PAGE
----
Monday, October 12, 2009
Therapy Vineyards - current releases
In the past year, several important changes have occurred at Naramata’s Therapy Vineyards.
First, a new winemaker, Steve Latchford (above), took over last November when Marcus Ansems left to run a wine importing club.
Secondly, Therapy completed a new winery about four times the size of jam-packed previous winery. This gives Therapy, which is making about 10,000 cases annually now, the capacity to grow to 15,000 cases.
Thirdly, the winery’s latest releases include a wine – its first Malbec – with a label that has nothing to do with psychoanalysis theme that Therapy explores on most of its labels. Artists were asked to submit label ideas on a winter sports theme. The winning art shows hockey players, in what may well be the first time, surprisingly, that there has ever been a hockey figure on a Canadian wine label (excluding private labels).
Therapy was launched in 2005 by an investment group led until 18 months ago by an Alberta businessman, a leading member of the Opimian Society. A nasty fallout among the investors in the summer of 2008 led to a management restructuring.
Judging from recent tastings of Therapy’s wines, whatever was happening at the front of the house caused no damage in the cellars. The wines, made by Marcus and finished by Steve, remain solid.
Steve was born in 1982 new Prince Edward County in Ontario and worked at a dairy farm before enrolling in the winemaking program at Niagara College in 2001 – before he was old enough to drink legally. Graduating in 2004, he joined the Jackson-Triggs winery in Ontario and worked in a number of the Vincor vineyards there.
He moved to the Okanagan in 2007, tasted at almost every winery from Osoyoos to Kelowna and left his résumé at every place where he liked the wine. Several wineries called him. He took a job at Lang Vineyards because he and winemaker Bernhard Schirrmeister “hit it off.”
Therapy recruited him during the 2008 vintage. “Everything was a nice fit for me here,” Steve says. Indeed, what winemaker would not want to a place with a good reputation and a new winery?
There was not a lot of room for expansion at Therapy’s compact site. The previous owners of this site, when it was the original Red Rooster Winery, simply moved to a much larger property on Naramata Road. Therapy’s owners found room for the new 7,500 square foot winery by removing a block of underperforming Merlot vines. The tasting room, while remaining in the previous building, has also been enlarged.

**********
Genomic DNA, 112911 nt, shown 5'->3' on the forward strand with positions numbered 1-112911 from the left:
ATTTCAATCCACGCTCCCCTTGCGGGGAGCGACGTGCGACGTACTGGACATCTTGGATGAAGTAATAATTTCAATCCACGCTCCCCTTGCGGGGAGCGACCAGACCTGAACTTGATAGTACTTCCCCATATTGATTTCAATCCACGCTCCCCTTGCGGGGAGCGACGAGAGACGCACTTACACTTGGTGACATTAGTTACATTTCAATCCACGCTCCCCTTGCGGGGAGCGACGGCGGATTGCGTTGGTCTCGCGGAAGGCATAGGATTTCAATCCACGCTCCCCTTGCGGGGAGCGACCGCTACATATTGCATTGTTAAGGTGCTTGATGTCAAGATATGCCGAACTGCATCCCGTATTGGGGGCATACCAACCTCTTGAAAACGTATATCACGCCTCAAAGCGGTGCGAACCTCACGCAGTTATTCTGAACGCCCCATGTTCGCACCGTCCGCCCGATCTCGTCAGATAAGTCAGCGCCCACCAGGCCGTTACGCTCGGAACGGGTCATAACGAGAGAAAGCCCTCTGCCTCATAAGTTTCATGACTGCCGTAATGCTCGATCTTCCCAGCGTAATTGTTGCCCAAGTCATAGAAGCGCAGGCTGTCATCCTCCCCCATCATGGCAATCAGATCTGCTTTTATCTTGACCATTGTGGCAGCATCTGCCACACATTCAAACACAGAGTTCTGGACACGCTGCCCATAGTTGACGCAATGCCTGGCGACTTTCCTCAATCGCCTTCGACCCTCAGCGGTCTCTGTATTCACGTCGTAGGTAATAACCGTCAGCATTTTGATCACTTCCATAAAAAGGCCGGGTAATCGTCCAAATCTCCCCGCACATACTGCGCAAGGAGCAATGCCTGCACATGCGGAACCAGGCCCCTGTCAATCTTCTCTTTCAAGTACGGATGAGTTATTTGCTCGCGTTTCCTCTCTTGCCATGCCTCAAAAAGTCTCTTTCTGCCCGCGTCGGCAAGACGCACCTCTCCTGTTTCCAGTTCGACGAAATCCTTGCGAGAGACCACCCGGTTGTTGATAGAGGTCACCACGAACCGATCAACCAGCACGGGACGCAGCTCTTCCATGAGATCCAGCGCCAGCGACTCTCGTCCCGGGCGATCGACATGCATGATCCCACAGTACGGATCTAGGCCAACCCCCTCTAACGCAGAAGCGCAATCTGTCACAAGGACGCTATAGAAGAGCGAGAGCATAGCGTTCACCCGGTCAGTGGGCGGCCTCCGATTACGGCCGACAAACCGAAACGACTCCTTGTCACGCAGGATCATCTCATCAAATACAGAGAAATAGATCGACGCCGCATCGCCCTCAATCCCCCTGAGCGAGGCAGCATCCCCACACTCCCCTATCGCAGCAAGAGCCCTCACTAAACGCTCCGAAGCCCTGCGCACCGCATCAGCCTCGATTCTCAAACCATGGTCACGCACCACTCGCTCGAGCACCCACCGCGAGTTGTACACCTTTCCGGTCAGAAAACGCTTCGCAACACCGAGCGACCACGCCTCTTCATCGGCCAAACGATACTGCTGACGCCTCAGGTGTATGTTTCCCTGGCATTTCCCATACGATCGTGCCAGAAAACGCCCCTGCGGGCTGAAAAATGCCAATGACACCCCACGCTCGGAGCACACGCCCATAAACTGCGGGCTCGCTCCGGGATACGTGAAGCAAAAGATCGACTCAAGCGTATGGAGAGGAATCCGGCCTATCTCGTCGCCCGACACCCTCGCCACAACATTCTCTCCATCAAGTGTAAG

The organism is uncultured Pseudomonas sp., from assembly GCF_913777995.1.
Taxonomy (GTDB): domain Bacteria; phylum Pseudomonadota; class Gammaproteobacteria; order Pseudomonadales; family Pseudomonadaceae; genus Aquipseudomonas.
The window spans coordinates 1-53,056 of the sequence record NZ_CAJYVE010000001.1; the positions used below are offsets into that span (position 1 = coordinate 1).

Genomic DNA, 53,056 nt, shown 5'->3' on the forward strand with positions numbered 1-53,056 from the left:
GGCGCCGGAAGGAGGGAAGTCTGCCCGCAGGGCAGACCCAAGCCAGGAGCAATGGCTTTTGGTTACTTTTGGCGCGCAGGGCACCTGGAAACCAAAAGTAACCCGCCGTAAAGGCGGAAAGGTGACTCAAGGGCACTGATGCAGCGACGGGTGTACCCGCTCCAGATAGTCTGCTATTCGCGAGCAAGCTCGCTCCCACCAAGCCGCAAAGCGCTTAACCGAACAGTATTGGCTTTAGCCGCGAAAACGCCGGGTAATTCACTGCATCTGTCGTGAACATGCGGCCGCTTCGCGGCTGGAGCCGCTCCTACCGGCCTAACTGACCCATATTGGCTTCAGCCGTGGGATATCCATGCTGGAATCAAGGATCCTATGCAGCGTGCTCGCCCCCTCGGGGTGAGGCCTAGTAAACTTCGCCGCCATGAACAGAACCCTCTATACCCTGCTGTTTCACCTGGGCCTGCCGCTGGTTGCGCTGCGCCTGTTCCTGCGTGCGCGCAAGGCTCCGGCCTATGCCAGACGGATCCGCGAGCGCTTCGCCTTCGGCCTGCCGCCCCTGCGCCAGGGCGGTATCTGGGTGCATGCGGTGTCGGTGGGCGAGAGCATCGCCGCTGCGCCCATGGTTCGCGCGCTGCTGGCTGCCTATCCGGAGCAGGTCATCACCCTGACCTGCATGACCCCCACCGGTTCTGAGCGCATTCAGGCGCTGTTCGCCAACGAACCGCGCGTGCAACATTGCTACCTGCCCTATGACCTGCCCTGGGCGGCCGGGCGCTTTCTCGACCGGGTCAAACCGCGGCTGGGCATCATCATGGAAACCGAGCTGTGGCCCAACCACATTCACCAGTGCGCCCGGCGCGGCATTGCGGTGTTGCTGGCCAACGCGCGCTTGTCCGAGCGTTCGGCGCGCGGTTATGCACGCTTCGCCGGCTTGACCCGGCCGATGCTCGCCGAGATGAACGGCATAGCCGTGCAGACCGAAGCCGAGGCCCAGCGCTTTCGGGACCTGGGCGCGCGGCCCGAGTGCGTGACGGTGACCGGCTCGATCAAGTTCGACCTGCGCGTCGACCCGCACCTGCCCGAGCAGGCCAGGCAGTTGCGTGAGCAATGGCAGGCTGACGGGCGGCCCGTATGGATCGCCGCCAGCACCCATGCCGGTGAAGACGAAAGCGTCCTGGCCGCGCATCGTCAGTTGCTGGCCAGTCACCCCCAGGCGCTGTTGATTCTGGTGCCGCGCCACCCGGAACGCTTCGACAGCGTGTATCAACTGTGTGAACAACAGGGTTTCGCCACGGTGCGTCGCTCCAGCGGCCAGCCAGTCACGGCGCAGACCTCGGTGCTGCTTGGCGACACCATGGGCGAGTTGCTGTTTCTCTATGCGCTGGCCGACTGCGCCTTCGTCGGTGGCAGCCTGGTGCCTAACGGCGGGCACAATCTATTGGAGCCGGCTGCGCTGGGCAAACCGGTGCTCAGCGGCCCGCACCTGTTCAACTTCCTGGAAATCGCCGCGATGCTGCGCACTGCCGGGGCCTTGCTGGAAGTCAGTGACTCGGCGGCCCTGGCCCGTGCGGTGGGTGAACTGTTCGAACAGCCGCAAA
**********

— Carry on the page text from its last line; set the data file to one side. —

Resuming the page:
The winery’s barrel cellar – there currently are 450 barrels here - is dug into the hillside, a design that harnesses the earth to insulate the building. The tank cellar has high ceilings to accommodate slender tanks. And there is a top floor for a spartan set of offices. In sum, a functional winery.
The latest releases include three reds from 2008. Here are notes on those and other recently tasted Therapy wines.
Therapy 2008 Merlot ($26). Dark in colour, the wine begins with appealing aromas of plums and blackberries. It is a full-bodied wine, firm but accessible, with flavours of black cherries, blueberries, mocha chocolate. I tasted this over several days and found the wine, which has a screwcap, opened up, releasing more sweet fruit flavours as the tannins softened. 88
Therapy 2008 Pinot Noir ($26). This wine has aromas and flavours of cherries, with a juicy texture. The fruit flavours are bright but the wine is still doing that Pinot thing of going through cycles. It was generous in one September tasting but finished short in a more recent tasting. Patience. 85
Therapy 2008 Malbec ($22). The winemaking notes on Therapy’s website say that the wine was made somewhat in the style of a “Pinot Noir with a medium body.” It beats me why anyone would sacrifice body and concentration when the big Argentine Malbecs constitute the benchmark for most consumers. The bright spicy fruit flavours have charm even if this is atypical for Malbec. 86
Therapy 2008 Chardonnay ($25). This is a delicious wine with citrus flavours and a tangy finish but also with richness and a note of butterscotch produced during fermentation and barrel-aging. 88
Therapy 2008 Freudian Sip ($19). This is a rare blend of Riesling, Kerner and Pinot Gris. The wine has aromas and flavours of citrus, melons and green apples with a crisp flinty finish. 89
Therapy 2008 Pink Freud ($19). While we are close to the end of the rosé season, there might still be a few bottles of this around. The wine was made by bleeding some juice from freshly crushed red varieties and co-fermenting the juice. The result: a refreshing charmer with strawberry flavours and with a crisp, dry finish. 88
Therapy 2007 Freud’s Ego ($20). This is 60% Cabernet Sauvignon, 35% Cabernet Franc and 5% Merlot. It has aromas of mint, red berries and oak. It has sweet flavours of plum and black cherry and currants, with long ripe tannins. 88
Therapy 2007 Super Ego ($37). This big, bold red, with flavours of currants, plum, chocolate and tobacco, is the red blend taken to another level. This is 63% Cabernet Sauvignon, 23% Merlot, 10% Cabernet Franc and two percent each of Petit Verdot and Shiraz. This is a fleshier blend and a more complex one. 89-91